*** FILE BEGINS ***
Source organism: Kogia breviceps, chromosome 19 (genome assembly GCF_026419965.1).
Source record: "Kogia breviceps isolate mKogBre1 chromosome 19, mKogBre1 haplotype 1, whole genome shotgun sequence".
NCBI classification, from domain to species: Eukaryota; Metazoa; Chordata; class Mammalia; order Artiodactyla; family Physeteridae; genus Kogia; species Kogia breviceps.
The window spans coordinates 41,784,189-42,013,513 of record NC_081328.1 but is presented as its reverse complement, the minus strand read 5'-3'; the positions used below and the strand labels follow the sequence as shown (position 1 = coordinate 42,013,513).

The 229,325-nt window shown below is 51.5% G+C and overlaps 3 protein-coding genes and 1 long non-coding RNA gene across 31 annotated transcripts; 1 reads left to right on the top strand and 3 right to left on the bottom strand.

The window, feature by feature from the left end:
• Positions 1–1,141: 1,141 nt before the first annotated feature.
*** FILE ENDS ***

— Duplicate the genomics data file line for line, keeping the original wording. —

Source organism: Kogia breviceps, chromosome 19 (genome assembly GCF_026419965.1).
Source record: "Kogia breviceps isolate mKogBre1 chromosome 19, mKogBre1 haplotype 1, whole genome shotgun sequence".
NCBI classification, from domain to species: Eukaryota; Metazoa; Chordata; class Mammalia; order Artiodactyla; family Physeteridae; genus Kogia; species Kogia breviceps.
The window spans coordinates 41,784,189-42,013,513 of record NC_081328.1 but is presented as its reverse complement, the minus strand read 5'-3'; the positions used below and the strand labels follow the sequence as shown (position 1 = coordinate 42,013,513).

The 229,325-nt window shown below is 51.5% G+C and overlaps 3 protein-coding genes and 1 long non-coding RNA gene across 31 annotated transcripts; 1 reads left to right on the top strand and 3 right to left on the bottom strand.

The window, feature by feature from the left end:
• Positions 1–1,141: 1,141 nt before the first annotated feature.